This passing glimpse
This memory of a dream

My eyes are brighter for it
My lips sweeter
And my heart lighter

The utter hopelessness of it
Does not bother me
The impossibility of its transpiring
Does not dampen my spirits
The gaping distance between hearts
Does not take away this cheer from me

I certainly am easy to please
For I am grateful even for this thought
This passing glimpse
This memory of a dream

Puja, Jan 7, 2003.

Monday, October 25, 2010

The Real Captive

The minute it was confirmed that the formalities were over, I took Aloka in my arms and urged mom to go quickly to the car. I pulled mom’s arm and said “let’s go let’s go now”.  She wanted to say formal goodbyes to the lawyer and others, but I didn’t have patience for all that. All morning I had patiently resisted holding Aloka, watching her from the corner of my eye as I dealt with the uncertainties of the Indian legal system in a courageous daze. Now that I had her in my arms, I couldn’t wait a second to get away.

Only inside the car did I allow myself to be overwhelmed. The smelly little peanut, dressed in a ridiculous bunny rabbit woollen cap and pee drenched pyjamas, was in my arms and was mine, mine, mine! I couldn’t stop looking at her. There was no resistance from her side, she just lay there in my ample lap, looking in my eyes and puckering her lips. My daughter, now that I have you in my arms, I will never let you go, I whispered to her.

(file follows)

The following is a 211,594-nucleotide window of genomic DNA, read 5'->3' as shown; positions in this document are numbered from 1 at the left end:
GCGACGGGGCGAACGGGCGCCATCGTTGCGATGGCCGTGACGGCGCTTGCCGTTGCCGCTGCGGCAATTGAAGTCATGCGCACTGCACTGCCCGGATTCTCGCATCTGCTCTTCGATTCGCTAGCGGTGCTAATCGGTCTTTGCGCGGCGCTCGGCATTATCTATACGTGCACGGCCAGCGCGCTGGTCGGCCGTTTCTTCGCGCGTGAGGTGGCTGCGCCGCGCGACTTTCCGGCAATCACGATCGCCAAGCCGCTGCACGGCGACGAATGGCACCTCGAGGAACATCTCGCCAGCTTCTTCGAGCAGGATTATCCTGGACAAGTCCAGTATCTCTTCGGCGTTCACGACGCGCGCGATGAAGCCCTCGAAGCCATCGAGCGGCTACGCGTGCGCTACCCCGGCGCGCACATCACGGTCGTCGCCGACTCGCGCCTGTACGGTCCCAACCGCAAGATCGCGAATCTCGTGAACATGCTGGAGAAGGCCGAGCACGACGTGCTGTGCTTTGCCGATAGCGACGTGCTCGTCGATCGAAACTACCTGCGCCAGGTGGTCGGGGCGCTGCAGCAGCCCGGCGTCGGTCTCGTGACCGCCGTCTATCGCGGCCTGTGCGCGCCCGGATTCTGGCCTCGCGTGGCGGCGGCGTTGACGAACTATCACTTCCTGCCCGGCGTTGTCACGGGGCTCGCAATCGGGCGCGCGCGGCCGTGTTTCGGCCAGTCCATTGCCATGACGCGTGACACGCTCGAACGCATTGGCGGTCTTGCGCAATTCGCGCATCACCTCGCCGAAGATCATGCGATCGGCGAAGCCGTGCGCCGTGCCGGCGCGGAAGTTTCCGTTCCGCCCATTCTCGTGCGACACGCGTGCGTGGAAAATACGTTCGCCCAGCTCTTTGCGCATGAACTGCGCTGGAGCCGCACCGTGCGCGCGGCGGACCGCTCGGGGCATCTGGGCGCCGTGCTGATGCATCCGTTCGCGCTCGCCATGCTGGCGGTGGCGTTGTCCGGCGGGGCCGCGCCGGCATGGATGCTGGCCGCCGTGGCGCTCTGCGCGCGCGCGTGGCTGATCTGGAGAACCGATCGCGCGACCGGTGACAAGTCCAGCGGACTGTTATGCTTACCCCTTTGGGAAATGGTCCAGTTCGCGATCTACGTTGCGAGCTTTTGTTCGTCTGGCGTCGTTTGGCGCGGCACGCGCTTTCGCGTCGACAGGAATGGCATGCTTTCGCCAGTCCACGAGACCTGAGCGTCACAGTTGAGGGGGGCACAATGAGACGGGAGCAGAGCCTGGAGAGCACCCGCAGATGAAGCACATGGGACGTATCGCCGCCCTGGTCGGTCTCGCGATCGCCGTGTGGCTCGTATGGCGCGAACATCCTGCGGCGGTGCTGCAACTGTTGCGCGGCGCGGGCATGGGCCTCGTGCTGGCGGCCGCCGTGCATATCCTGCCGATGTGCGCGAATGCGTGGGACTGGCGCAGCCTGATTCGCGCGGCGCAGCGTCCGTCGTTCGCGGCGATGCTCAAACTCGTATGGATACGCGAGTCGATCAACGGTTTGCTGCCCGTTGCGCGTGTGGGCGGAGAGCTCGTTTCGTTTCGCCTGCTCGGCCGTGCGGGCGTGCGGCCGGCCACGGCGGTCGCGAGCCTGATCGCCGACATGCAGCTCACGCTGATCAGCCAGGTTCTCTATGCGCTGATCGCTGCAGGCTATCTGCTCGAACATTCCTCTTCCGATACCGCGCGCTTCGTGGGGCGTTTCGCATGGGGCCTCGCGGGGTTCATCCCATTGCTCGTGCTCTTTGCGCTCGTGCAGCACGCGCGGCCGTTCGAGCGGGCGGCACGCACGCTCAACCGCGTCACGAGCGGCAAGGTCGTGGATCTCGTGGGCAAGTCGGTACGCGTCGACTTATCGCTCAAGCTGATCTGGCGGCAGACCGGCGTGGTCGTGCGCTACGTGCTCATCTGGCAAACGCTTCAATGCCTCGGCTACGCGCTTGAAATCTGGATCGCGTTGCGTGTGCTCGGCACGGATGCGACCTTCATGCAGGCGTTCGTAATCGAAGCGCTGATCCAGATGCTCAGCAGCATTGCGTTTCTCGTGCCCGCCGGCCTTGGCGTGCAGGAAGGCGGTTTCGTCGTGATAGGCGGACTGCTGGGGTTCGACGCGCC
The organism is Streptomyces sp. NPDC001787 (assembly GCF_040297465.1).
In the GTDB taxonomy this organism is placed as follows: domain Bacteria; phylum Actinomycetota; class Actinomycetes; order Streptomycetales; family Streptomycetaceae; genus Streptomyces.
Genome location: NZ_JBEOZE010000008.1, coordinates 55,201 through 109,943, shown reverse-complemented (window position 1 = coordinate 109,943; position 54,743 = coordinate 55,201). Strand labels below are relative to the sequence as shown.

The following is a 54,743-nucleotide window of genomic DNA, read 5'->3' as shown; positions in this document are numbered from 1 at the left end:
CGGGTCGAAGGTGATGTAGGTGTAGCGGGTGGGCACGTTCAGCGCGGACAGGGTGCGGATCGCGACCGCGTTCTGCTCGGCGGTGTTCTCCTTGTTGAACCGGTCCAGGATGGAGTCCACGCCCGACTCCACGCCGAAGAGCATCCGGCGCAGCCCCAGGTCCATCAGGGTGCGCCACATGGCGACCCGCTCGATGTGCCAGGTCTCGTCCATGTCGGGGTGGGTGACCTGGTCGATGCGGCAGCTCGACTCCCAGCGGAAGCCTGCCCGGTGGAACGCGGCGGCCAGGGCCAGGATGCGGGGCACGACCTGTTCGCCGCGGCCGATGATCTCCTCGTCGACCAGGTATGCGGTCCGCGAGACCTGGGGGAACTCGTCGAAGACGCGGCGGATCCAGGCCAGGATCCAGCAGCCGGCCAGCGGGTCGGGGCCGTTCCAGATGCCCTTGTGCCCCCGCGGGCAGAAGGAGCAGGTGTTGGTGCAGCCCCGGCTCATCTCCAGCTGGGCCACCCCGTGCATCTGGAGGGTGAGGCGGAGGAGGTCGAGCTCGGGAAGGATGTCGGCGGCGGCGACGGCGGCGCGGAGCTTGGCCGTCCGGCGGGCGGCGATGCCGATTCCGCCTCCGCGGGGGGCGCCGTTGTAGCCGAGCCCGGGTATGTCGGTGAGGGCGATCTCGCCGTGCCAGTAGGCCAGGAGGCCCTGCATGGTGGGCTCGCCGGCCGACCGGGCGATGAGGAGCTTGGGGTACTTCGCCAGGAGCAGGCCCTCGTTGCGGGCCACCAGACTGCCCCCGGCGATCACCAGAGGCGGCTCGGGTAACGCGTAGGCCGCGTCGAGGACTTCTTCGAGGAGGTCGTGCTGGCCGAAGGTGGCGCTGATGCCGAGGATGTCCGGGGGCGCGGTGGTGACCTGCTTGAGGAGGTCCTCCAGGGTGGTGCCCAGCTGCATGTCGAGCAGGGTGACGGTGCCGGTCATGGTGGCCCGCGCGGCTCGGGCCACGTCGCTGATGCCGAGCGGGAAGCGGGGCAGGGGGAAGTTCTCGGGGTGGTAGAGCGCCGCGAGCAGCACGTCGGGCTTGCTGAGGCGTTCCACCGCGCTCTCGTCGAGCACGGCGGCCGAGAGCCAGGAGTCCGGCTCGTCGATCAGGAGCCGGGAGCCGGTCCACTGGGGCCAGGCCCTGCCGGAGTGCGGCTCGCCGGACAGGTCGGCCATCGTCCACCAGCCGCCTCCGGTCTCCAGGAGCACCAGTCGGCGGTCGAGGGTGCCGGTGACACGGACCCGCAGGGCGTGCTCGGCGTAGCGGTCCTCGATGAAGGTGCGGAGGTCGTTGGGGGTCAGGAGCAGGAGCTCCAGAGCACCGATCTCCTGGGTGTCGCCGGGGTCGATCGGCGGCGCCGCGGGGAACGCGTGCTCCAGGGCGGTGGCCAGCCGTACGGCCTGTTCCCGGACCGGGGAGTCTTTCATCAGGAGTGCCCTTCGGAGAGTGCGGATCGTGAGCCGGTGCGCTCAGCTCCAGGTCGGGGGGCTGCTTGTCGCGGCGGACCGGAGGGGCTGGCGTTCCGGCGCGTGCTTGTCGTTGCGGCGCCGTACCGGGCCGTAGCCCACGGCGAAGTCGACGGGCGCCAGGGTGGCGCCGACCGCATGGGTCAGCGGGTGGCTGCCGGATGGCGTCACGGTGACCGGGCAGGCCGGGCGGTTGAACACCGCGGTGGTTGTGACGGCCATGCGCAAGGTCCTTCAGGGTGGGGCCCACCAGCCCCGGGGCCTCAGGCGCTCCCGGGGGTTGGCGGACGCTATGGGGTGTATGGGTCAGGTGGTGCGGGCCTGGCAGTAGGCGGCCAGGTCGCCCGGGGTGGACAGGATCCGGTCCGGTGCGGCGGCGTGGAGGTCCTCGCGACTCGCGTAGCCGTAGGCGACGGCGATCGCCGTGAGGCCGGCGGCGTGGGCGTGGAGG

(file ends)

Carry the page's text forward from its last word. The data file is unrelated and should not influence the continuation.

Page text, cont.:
The truth is that although her tiny body lay captive in my arms, she was not the real captive. It was I!

Tough Love

I am a single woman, working and living with my two children in Singapore. My mother is a single woman too, dad having passed away 4 years ago. She lives a retired life in the hills of North India.

We see each other two perhaps three times a year. She comes to visit me once or twice a year and I go visit her when I am in India on business.  We are very close and talk to each other on phone every other day. I idolize her. My deepest desire is to be like her one day.  

I know of many Indian women whose mothers come and live with them for extended periods of time for all kinds of reasons. One of them calls her mom over whenever her husband travels and another has hers come over when the maid gives trouble. I listen to these tales incredulously. I can’t call my mom over unless I plan a trip with her to, say, Mongolia, Burma, Sabah, Bali or Turkey. No kidding. I am planning a Trans-Siberian train trip for next summer!

Although I miss my mother incessantly and am deserving of a mother’s constant care in anybody’s books, I do not demand that she be with me. Once or twice when I demanded, circumstances (visa, dad’s health) didn’t permit her to come and once she told me plainly that she wanted to live in her own home. I stopped demanding. But not before some gut-wrenching, frustration-laden, self-destructive, self-pitying, tearless, I don’t-need-anyone sessions with myself.

The honest truth is that by leading her life in her own way, and letting me lead mine in my way, my mother has helped me grow into a full-fledged person. By not running to me every time my world crashed around me, she has taught me to hold myself together under any situation. By not being physically present to support me all the time, she has forced me to find a support structure of my own. And the lesson I have learned in the process is that though life is tough at times, it is not really that tough. I can handle it.

Yet I don’t feel abandoned in any way. That she is there, in a small Himachal town, leading a powerful, simple and fulfilled life, is my biggest source of strength and hope for myself. I hope I can give this type of tough love to my kids one day.